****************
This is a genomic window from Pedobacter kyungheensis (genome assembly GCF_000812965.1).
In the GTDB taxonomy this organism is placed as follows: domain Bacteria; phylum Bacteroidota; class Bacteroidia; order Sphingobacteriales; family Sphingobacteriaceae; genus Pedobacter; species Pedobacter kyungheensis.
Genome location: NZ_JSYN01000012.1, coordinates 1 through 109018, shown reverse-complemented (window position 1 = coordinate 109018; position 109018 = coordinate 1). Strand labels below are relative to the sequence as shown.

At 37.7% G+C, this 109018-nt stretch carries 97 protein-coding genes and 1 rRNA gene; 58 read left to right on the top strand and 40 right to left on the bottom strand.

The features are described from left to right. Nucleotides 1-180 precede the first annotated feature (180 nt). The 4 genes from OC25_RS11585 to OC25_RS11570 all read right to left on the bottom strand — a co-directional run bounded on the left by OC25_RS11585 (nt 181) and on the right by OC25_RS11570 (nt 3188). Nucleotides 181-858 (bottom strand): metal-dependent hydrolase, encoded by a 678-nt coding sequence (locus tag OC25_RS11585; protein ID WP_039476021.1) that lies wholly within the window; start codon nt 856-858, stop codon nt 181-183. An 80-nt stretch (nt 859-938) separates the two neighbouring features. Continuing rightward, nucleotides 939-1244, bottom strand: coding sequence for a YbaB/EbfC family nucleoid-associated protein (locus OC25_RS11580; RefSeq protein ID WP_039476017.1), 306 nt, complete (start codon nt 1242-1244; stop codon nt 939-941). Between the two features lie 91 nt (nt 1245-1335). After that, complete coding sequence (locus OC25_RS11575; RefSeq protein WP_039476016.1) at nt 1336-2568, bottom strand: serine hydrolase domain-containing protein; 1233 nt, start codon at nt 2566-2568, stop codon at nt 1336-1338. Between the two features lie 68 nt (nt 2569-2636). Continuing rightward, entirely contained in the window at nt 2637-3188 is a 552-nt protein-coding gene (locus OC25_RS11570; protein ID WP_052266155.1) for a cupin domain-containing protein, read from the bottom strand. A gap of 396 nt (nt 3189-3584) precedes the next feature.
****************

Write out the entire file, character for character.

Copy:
This is a genomic window from Pedobacter kyungheensis (genome assembly GCF_000812965.1).
In the GTDB taxonomy this organism is placed as follows: domain Bacteria; phylum Bacteroidota; class Bacteroidia; order Sphingobacteriales; family Sphingobacteriaceae; genus Pedobacter; species Pedobacter kyungheensis.
Genome location: NZ_JSYN01000012.1, coordinates 1 through 109018, shown reverse-complemented (window position 1 = coordinate 109018; position 109018 = coordinate 1). Strand labels below are relative to the sequence as shown.

At 37.7% G+C, this 109018-nt stretch carries 97 protein-coding genes and 1 rRNA gene; 58 read left to right on the top strand and 40 right to left on the bottom strand.

The features are described from left to right. Nucleotides 1-180 precede the first annotated feature (180 nt). The 4 genes from OC25_RS11585 to OC25_RS11570 all read right to left on the bottom strand — a co-directional run bounded on the left by OC25_RS11585 (nt 181) and on the right by OC25_RS11570 (nt 3188). Nucleotides 181-858 (bottom strand): metal-dependent hydrolase, encoded by a 678-nt coding sequence (locus tag OC25_RS11585; protein ID WP_039476021.1) that lies wholly within the window; start codon nt 856-858, stop codon nt 181-183. An 80-nt stretch (nt 859-938) separates the two neighbouring features. Continuing rightward, nucleotides 939-1244, bottom strand: coding sequence for a YbaB/EbfC family nucleoid-associated protein (locus OC25_RS11580; RefSeq protein ID WP_039476017.1), 306 nt, complete (start codon nt 1242-1244; stop codon nt 939-941). Between the two features lie 91 nt (nt 1245-1335). After that, complete coding sequence (locus OC25_RS11575; RefSeq protein WP_039476016.1) at nt 1336-2568, bottom strand: serine hydrolase domain-containing protein; 1233 nt, start codon at nt 2566-2568, stop codon at nt 1336-1338. Between the two features lie 68 nt (nt 2569-2636). Continuing rightward, entirely contained in the window at nt 2637-3188 is a 552-nt protein-coding gene (locus OC25_RS11570; protein ID WP_052266155.1) for a cupin domain-containing protein, read from the bottom strand. A gap of 396 nt (nt 3189-3584) precedes the next feature.